Ritchie Blackmore is a legend on the electric guitar. Check out 10 great moments that defined Rock music.
Richard Hugh Blackmore (born 14 April 1945) is an English guitarist and songwriter. He was one of the founding members of Deep Purple in 1968, playing jam-style hard rock music which mixed guitar riffs and organ sounds. Blackmore is prolific in creating guitar riffs and is often noted for his classically influenced solos. During his solo career, Blackmore established the heavy metal band Rainbow, which fused baroque music influences and elements of hard rock. Rainbow steadily moved to catchy pop-style mainstream rock. He later formed the traditional folk rock project Blackmore's Night, transitioning to vocalist-centred sounds. As a member of Deep Purple, Blackmore was inducted into the Rock and Roll Hall of Fame in April 2016. He is cited by publications such as Guitar World and Rolling Stone as one of the greatest and most influential guitar players of all time.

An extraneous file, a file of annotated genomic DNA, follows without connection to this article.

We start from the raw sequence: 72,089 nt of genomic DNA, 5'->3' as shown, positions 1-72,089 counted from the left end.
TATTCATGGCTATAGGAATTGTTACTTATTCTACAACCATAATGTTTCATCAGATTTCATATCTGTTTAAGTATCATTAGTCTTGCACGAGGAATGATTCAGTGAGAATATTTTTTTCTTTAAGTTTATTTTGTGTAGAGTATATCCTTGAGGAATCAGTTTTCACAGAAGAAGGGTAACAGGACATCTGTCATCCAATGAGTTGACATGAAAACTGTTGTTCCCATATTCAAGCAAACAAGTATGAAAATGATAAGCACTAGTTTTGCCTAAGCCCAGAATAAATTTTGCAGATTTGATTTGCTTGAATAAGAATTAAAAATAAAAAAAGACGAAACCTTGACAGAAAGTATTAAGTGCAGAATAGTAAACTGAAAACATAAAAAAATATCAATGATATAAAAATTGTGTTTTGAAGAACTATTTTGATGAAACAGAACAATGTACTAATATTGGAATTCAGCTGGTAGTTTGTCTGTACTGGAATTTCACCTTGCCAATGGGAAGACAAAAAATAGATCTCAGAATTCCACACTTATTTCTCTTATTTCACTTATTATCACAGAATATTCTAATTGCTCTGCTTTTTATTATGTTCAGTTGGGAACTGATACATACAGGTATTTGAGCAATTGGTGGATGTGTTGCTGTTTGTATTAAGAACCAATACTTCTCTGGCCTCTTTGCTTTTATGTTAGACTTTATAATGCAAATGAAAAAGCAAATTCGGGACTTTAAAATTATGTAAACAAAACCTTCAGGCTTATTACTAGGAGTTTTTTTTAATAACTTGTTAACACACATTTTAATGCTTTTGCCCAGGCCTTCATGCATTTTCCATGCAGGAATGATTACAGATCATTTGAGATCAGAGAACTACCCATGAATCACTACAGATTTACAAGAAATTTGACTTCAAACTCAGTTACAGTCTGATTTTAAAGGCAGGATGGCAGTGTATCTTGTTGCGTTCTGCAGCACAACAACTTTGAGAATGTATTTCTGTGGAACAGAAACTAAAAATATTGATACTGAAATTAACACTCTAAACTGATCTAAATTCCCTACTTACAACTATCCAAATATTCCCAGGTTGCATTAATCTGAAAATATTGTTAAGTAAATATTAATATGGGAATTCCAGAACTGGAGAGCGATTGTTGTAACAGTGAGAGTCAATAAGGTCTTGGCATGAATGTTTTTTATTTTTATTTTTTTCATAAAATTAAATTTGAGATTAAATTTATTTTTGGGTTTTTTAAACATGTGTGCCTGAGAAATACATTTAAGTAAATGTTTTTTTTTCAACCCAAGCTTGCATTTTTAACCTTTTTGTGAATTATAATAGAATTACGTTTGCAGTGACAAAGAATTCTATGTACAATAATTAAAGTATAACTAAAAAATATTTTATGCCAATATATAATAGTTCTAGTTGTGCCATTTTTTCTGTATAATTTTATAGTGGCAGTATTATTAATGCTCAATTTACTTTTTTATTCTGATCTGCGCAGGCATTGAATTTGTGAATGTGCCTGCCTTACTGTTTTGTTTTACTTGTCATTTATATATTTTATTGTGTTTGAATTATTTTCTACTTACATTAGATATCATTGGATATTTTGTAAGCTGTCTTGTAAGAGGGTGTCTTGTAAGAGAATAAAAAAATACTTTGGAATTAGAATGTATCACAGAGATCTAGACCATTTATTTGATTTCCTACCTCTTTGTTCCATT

Readers of Guitar World voted two of Blackmore's guitar solos (both recorded with Deep Purple) among the 100 Greatest Guitar Solos of all time. ("Highway Star" ranked 19th, and "Lazy" ranked 74th.) On 8 April 2016, he was inducted into the Rock and Roll Hall of Fame as one of original members of Deep Purple; however, he did not attend the ceremony. In 1993, Musicologist Robert Walser defined him "the most important musician of the emerging metal/classical fusion". He is also credited as a precursor of the so-called "guitar shredders" that emerged in the mid-1980s. Blackmore has been an influence on various guitarists such as Fredrik Åkesson, Brett Garsed, Janick Gers, Paul Gilbert, Craig Goldy, Scott Henderson, Dave Meniketti, Randy Rhoads, Michael Romeo, Wolf Hoffmann, Lita Ford, Brian May, and Yngwie Malmsteen.